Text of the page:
God so loved the world that he gave his only-begotten Son, so that everyone who believes in him might not perish but might have eternal life. For God did not send his Son into the world to condemn the world, but that the world might be saved through him. Whoever believes in him will not be condemned, but whoever does not believe has already been condemned, because he has not believed in the name of the only-begotten Son of God. And this is the verdict, that the light came into the world, but people preferred darkness to light, because their works were evil. For everyone who does wicked things hates the light and does not come toward the light, so that his works might not be exposed. But whoever lives the truth comes to the light, so that his works may be clearly seen as done in God.

Wednesday, April 22, 2015

The Gift of Prayer

This little bundle arrived from a dear friend for Easter (of course, it was much more neatly tied). I didn't know what it was, but when I opened it up ... Holy smokes! ... it is a little oratory that I can take with me wherever I go. I love taking this out to my porch with my Bible or Magnificat. I have now added some more saints and the red cloth also is a pocket for holding holy cards. We've not made a Holy Hour at home for a while but it will be nice to spread this out on the coffee table with the censer.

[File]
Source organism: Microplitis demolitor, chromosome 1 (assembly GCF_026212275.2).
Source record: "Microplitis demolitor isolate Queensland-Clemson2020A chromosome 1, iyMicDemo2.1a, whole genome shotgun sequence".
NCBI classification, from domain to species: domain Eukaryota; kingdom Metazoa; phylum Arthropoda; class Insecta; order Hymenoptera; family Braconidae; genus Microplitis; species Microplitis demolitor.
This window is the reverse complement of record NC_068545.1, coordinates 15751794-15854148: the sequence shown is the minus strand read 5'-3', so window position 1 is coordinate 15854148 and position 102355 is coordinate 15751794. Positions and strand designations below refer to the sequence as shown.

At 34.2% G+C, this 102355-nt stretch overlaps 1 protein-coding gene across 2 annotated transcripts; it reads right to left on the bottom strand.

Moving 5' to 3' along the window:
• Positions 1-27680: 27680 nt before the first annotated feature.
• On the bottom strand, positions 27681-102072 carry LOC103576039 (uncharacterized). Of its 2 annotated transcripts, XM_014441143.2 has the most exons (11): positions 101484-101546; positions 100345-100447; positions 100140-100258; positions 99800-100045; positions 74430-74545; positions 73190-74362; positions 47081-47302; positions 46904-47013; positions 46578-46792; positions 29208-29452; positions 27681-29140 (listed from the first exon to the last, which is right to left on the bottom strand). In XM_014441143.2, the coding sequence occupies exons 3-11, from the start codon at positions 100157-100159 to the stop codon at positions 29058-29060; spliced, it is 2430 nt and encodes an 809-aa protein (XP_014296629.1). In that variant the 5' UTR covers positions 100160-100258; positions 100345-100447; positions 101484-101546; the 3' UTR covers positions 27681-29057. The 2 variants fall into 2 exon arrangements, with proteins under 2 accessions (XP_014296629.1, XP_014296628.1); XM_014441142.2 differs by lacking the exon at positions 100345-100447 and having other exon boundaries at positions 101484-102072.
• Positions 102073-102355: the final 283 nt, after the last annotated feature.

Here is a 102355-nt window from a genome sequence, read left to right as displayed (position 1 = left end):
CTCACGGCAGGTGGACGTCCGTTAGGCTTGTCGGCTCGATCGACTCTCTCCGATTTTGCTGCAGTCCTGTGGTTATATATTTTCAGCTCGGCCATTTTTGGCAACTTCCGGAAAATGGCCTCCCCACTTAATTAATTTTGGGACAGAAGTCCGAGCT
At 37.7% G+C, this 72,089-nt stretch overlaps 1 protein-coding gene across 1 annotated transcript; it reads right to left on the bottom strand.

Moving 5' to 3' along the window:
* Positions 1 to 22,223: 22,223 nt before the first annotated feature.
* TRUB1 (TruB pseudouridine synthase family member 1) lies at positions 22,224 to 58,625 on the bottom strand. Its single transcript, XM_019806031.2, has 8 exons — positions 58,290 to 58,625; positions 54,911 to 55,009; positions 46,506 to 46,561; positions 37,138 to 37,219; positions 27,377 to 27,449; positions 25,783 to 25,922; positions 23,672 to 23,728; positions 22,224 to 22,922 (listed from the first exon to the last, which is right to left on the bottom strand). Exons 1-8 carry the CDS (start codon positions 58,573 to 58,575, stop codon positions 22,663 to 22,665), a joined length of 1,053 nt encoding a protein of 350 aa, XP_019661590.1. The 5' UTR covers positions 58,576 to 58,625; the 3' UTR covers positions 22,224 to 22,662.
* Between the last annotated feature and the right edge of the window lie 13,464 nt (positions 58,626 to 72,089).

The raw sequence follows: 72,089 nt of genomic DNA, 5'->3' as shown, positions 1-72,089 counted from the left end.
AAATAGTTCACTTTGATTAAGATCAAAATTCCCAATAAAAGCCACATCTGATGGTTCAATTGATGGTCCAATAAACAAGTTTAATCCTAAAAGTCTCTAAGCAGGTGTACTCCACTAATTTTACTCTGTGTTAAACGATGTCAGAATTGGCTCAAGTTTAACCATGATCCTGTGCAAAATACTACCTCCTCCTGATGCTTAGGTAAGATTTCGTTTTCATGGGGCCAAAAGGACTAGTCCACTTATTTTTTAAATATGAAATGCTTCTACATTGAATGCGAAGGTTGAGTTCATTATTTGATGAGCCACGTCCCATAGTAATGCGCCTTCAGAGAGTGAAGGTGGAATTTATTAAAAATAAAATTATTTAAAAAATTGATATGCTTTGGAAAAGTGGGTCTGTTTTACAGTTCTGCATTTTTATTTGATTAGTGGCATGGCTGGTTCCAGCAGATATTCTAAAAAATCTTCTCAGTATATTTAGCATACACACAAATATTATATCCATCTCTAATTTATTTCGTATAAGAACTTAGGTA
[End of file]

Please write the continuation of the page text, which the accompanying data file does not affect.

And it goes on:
My friend said she got this idea from a book called The Little Oratory. It looks wonderful and I am going to invest in a copy for myself to share with the children as they grow and raise their own families. Sometimes I feel it's too late for us because it's difficult to establish new routines. There's so much resistance. Right now we gather for a morning offering and evening prayers. Michael has added the Angelus before meals. The rosary hasn't quite caught on as a family prayer unless we want to do penance (sorry Mary). We do 15 Aves for Angelic Warfare. But I shouldn't complain. We are so grateful to be able to attend a traditional Latin Mass on Sundays and be able to go to Mass during the week once or twice. And now we have Adoration right on our island once a month. We've instinctively gravitated towards filling our home with art that lifts our hearts and minds heavenward. Our little oratory is perfect as we continue our journey. Thank you my friend!
Your turn. Do you have a special corner where you retreat to pray? If you have children, how do you encourage praying together?